Historical Markers
Confederate Conference Historical Marker
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Confederate Conference

Hershey/Gettysburg/Dutch Country Region


Marker Location:
Southwest section of town square, Chambersburg

Dedication Date:
August 10, 1953

Behind the Marker

Artist's sketch captures the June 26, 1863, conference between General A.P. Hill and Robert E. Lee in the town "diamond" in Chambersburg.
Conference between General A.P. Hill and Robert E. Lee in the town "diamond"...
When Confederate General Albert G. Jenkins' cavalry brigade made its markerfirst entrance into Chambersburg on June 15th, its stay was brief. Fearful of a Union attack they made a quick retreat two days later. When Jenkins and his men rode into Chambersburg for a second visit on June 24, they had no such fears. Close behind them came the infantry division of Robert Rodes, which marched through town with flags flying and bands playing, then halted at Shirk's Hill north of town, where the division set up camp. The following day Edward Johnson's brigades also passed through Chambersburg and encamped near Rodes' veterans.

On Friday, June 26, General Richard S. Ewell's two divisions north of town broke camp and headed north up the Cumberland Valley toward markerCarlisle. About eight o'clock on the morning of June 27, Harry Heth's Division of Lee's Third Corps marched into Chambersburg, turned east in the square, then headed out the Gettysburg road as far as Fayetteville, where the men made camp.

An hour later, Lieutenant General Ambrose Powell Hill, the commander of the Third Corps, rode into the square with his staff, dismounted, and hitched his horse in front of a general store. There the general struck up a conversation with some of the onlookers about the halcyon days before the war, days when he had been stationed at Carlisle as a member of the United States army.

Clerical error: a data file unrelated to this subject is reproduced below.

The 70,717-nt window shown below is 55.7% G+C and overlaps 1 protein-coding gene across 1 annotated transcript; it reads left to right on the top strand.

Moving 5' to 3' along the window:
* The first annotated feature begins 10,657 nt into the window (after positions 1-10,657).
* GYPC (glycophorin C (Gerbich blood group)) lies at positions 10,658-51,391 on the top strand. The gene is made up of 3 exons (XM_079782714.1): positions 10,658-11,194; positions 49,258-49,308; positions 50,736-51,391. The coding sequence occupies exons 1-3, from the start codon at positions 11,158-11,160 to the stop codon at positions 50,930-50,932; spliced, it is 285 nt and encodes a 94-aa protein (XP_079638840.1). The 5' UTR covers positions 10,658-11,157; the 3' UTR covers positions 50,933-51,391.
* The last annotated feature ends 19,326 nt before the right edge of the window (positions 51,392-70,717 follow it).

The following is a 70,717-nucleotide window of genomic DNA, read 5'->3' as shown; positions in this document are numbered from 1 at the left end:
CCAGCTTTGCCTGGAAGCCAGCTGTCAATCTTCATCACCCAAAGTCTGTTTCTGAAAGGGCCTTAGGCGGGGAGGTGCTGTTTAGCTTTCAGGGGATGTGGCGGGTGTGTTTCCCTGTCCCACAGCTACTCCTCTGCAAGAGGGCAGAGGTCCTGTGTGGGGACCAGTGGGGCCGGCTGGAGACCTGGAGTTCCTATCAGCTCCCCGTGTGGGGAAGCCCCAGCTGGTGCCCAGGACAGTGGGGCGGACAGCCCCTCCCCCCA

Etching of Benjamin Huber
Benjamin Huber

Some time thereafter General Robert E. Lee and his staff rode into the square. Seeing their approach, Hill mounted and rode to greet Lee. The two generals then edged away from their staff officers to confer in private.

Throughout south-central Pennsylvania, a fairly large network of civilians had already been recruited to watch for enemy military activity and to report what they saw. A number of folks in the crowd around the square, naturally, were very interested in the generals' meeting. And among these was store clerk Jacob Hoke who noticed Benjamin Huber standing nearby. Huber was one of these civilian agents.

"There, Ben, is perhaps the most important council in the history of this war," Hoke told Huber, "and the fate of the Government may depend upon it. If General Lee goes on down the valley, then Harrisburg and Philadelphia are threatened; if he turns east, Baltimore and Washington are in danger, and the Government ought to know which way he goes as soon as possible."

Huber, just back from Harrisburg and exceedingly tired, concurred. The two men continued to watch as Lee and Hill talked. When the conference ended, Lee rode to the middle of the square then headed his horse eastward, toward Gettysburg. Hoke turned to talk to Huber, who was already moving away through the crowd.

Heading cross country towards the north, Huber successfully eluded the Confederate pickets stationed along the way. At Roxbury, in Franklin County, he found a local guide who led him across the mountain into Perry County, where he located a horse. Huber hurried to Germantown, fed his horse, then rode the forty-two miles to Newport without dismounting.

It was now three o'clock in the morning of June 27 and rather than awaken the telegraph operator in Newport Huber hopped a southbound train. He reached Harrisburg shortly after daybreak, ran into an officer who recognized him, and made his way into the capitol where he presented his news to markerGovernor Andrew Curtin, and Generals Darius Couch and William F. Smith.

To this day, no one knows what Lee and Hill discussed in the Chambersburg Square on the morning of June 26, 1863. Nor do we know how Governor Curtin or his generals responded to Huber's news that Lee was heading east.

Today, historians do know that on June 26th Lee had not yet decided to move his Army of Northern Virginia east to Gettysburg, and to the great battle that would take place there only a few days later. For on that day he had no firm information on the location of the Army of the Potomac. Much of his own cavalry was off on a raid, and Lee had not yet received word that the Yankee army was moving north of the Potomac River and closing rapidly with his own scattered units. We also know that the citizens of Chambersburg who saw Lee that day would remember his visit for decades to come, and that their descendants would consider his visit so important that it was deserving of a permanent commemoration by a state historical marker, placed on their town square on August 10, 1953.
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